2012 OPS projections: top 10 left fielders

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A couple of names I’m sure no one expected to see make the top 10 for left field:

.957 – Ryan Braun (Brewers) – 419 AB – .994 in 2011
.914 – Carlos Gonzalez (Rockies) – 585 AB – .889 in 2011
.910 – Matt Holliday (Cardinals) – 582 AB – .912 in 2011
.868 – Josh Hamilton (Rangers) – 508 AB – .882 in 2011
.844 – Logan Morrison (Marlins) – 532 AB – .797 in 2011
.834 – Jason Kubel (D-backs) – 472 AB – .766 in 2011
.827 – Michael Morse (Nationals) – 571 AB – .910 in 2011
.812 – Alex Gordon (Royals) – 572 AB – .879 in 2011
.801 – Jason Bay (Mets) – 510 AB – .703 in 2011
.796 – Delmon Young (Tigers) – 573 AB – .695 in 2011
.796 – Carl Crawford (Red Sox) – 548 AB – .694 in 2011

– It’s a shallow list, but that shouldn’t come as any big surprise. Left fielders finished with a .728 OPS on the whole last season, compared to .782 for right fielders. Even center fielders were better, coming in at .735. 12 teams got a sub-.700 OPS from left fielders, with the Twins faring worst at .622. As terrible as Crawford was, the Red Sox still finished 13th in MLB with a .723 OPS from their left fielders.

– Even though it is so shallow, I had to go to 11 to account for the virtual tie. I had Crawford around .810 (and over 600 at-bats) before his wrist surgery last month. His projection could take a larger hit this spring based on how he’s recovering.

– I’m sure many will be skeptical about Bay, but he did rebound to .758 after the All-Star break last year and he should benefit more than anyone on the team from the Mets’ decision to bring in the fences a bit.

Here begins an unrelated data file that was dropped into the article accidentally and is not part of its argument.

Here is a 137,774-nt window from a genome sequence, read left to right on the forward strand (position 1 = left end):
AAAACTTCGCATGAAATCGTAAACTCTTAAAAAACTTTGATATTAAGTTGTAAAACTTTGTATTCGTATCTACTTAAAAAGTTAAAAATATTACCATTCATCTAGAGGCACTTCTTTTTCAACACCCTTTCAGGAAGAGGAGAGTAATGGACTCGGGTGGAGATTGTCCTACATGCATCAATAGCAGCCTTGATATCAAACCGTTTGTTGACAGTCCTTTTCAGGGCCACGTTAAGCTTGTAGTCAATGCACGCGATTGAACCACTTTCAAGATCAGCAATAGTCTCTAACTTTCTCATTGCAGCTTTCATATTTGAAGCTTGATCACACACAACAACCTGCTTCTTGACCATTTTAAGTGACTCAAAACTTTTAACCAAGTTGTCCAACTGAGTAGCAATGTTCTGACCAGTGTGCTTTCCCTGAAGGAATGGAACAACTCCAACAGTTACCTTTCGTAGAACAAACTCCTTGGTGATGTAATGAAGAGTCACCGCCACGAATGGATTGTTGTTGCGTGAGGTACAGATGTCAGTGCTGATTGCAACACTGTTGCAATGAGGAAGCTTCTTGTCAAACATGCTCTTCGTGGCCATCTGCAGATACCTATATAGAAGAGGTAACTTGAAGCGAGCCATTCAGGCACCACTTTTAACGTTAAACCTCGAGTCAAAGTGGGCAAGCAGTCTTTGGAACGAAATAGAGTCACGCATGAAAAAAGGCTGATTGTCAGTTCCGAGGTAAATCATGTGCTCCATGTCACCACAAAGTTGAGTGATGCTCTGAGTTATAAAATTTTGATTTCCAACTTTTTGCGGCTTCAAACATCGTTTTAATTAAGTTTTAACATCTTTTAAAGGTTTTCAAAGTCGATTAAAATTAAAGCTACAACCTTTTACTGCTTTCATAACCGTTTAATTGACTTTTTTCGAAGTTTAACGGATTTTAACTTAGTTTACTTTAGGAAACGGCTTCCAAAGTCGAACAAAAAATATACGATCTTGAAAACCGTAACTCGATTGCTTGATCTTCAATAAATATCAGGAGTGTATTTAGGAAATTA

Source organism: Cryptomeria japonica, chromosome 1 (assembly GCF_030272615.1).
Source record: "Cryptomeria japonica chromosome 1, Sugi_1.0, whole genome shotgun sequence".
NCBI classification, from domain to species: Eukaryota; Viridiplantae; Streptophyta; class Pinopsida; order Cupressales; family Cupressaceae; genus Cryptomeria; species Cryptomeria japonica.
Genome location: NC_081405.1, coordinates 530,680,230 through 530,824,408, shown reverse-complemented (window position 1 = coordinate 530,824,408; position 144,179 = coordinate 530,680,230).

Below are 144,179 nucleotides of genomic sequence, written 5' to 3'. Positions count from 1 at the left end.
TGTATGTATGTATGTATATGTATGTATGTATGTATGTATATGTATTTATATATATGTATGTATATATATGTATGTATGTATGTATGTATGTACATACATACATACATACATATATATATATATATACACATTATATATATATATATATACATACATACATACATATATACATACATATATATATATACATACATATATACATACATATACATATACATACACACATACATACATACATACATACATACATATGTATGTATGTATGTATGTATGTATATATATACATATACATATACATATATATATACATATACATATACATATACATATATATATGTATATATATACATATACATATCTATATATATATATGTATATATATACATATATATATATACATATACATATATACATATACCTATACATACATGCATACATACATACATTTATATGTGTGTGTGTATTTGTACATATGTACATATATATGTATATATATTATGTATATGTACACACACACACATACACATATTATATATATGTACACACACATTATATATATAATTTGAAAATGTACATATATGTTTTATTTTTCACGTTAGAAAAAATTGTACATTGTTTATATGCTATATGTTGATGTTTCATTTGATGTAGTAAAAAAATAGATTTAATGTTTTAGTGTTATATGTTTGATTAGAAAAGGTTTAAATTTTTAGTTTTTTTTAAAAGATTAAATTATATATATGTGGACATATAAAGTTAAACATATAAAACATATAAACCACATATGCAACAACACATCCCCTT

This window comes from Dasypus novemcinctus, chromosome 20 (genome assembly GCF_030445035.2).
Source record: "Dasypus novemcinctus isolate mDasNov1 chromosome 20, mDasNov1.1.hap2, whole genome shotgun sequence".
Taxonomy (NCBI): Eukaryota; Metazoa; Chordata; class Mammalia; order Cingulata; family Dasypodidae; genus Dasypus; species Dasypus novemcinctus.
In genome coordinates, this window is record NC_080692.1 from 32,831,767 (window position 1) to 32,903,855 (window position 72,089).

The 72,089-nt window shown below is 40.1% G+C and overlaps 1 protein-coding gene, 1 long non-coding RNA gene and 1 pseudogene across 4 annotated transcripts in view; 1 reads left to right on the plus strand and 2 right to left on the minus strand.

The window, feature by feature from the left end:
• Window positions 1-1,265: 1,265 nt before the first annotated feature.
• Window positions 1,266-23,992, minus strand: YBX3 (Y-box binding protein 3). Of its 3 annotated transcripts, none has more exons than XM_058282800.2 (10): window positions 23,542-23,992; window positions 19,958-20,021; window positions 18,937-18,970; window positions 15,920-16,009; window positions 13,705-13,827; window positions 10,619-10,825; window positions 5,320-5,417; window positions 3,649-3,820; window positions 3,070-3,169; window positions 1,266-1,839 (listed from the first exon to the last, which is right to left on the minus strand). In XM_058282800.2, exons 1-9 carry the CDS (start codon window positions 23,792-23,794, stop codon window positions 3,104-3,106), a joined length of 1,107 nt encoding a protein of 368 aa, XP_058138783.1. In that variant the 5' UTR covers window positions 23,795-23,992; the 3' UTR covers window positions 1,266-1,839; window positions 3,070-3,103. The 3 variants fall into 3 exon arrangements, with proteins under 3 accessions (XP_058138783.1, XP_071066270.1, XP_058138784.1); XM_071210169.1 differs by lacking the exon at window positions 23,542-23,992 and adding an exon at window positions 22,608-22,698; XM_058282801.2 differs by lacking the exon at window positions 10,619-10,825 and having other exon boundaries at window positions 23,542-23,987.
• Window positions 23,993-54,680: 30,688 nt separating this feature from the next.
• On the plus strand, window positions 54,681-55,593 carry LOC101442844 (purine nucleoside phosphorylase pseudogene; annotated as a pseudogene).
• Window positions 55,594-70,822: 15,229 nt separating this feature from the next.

– When it comes to the worst, I’m sticking with the Twins: Ben Revere’s .683 is the lowest projected mark among regular left fielders. Rene Tosoni, one of last year’s preferred fallbacks, is worse at .677.

Orioles CEO, brother agree to dismiss legal dispute

Tommy Gilligan-USA TODAY Sports
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Baltimore Orioles CEO John Angelos and his brother Lou have agreed to end their fight over a lawsuit in which Lou accused John of seizing control of the team in defiance of their father Peter’s wishes.

Lou Angelos sued John last year, claiming John took control of the Orioles at his expense. Georgia Angelos, their mother, also was named as a defendant.

In a Friday court filing in the case, John, Lou, Georgia and Peter Angelos called on “all claims, including all counterclaims and defenses, asserted therein be dismissed with prejudice in their entirety.”

“The Parties also withdraw and terminate all pending motions submitted in these actions,” the filing said.

Peter Angelos became the Orioles’ owner in 1993, but his public role has diminished in recent years and he turned 93 last year. According to the suit, he had surgery after his aortic valve failed in 2017.

Lou Angelos accused John of trying to take control of Peter Angelos’ assets and manipulating Georgia Angelos. The lawsuit was one of a handful of off-field issues looming over the Orioles this offseason. The team also has a lease at Camden Yards that expires at the end of the year.